• 2 onions, peeled and finely chopped
• sea salt and freshly ground black pepper
• ½ teaspoon ground nutmeg
• a few sprigs of fresh sage, leaves picked and roughly chopped
• 300g good-quality pork mince (that's more than 1/2 pound, but less than one. It's just over 10 ounces. By "mince", he means ground pork)
• a large handful of breadcrumbs (I used two slices white bread with crusts removed, pulsed in the food processor)

Take your turkey out of the fridge about an hour before you’re ready to cook it so it comes up to room temperature before roasting.
Give it a good rinse then pat it dry with some kitchen paper (paper towels), making sure you soak up any water in the cavity.
Drizzle the meat with a good lug of olive oil, add a few good sprinkles of salt and pepper and then rub this seasoning all over the bird, making sure you get in to all the nooks and crannies.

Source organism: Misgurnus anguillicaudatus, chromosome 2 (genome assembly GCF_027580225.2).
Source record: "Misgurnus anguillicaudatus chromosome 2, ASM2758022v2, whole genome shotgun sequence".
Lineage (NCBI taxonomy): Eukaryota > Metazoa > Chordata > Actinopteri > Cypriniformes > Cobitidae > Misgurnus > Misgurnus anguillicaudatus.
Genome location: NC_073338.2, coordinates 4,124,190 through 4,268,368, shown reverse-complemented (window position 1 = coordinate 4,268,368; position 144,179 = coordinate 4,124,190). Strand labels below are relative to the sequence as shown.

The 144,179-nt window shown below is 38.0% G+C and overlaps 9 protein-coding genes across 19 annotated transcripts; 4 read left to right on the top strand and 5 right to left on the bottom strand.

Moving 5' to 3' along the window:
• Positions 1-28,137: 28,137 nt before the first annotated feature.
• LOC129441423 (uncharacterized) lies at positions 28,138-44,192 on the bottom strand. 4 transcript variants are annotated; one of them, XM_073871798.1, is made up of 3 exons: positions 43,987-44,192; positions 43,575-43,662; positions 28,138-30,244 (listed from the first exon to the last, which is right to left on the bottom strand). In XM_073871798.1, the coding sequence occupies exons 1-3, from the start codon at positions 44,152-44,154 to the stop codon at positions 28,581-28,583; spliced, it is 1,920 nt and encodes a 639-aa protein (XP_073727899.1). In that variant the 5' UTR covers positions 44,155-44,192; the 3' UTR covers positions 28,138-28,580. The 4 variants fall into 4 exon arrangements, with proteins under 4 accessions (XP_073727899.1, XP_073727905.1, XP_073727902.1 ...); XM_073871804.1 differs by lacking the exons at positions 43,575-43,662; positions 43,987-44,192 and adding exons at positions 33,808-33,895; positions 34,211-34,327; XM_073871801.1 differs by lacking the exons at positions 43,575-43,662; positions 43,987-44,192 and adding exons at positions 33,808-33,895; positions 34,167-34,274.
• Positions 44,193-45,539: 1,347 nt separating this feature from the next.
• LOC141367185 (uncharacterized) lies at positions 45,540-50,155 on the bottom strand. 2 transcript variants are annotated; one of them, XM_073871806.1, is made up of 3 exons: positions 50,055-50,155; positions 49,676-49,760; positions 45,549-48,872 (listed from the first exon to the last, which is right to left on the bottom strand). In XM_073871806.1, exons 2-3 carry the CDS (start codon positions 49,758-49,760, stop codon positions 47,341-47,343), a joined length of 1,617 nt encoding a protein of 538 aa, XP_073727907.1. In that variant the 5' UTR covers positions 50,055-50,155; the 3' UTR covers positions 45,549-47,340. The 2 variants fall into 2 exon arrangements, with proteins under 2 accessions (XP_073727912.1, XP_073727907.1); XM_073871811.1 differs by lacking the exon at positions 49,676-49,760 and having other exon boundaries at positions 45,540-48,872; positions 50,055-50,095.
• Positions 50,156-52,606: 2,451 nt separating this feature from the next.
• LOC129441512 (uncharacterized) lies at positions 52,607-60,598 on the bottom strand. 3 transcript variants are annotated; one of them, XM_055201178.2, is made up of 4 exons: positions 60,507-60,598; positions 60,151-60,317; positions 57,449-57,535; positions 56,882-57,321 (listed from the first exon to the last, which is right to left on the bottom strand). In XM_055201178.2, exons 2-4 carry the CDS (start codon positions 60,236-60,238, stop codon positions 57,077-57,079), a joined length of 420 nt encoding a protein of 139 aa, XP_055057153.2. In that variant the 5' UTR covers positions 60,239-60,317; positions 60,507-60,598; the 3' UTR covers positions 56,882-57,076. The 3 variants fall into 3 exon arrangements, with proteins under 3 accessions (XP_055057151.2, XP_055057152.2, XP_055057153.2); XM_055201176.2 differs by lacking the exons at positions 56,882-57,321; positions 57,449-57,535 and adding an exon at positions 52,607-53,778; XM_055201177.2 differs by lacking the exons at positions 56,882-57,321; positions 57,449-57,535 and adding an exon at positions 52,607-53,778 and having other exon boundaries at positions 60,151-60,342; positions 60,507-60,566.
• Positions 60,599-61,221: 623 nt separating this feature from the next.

Preheat your oven to full whack (as high as it goes. The key to this recipe is that initial heat, then the decrease) then get started on your stuffing.
Pour a lug or two of olive oil into a large pan on a medium heat and fry off your chopped onion for about 10 minutes or until softened.
Stir in a good pinch of salt and pepper, the ground nutmeg and your chopped sage leaves, then continue to fry and stir for another minute or two.

Spoon the onion mixture into a large bowl and let it cool completely.
Once cooled, add your pork mince (raw) and breadcrumbs and use your hands to really scrunch everything together.
Once it’s mixed really well, bring the stuffing together into a ball, then cover and chill until you’re ready to stuff your turkey.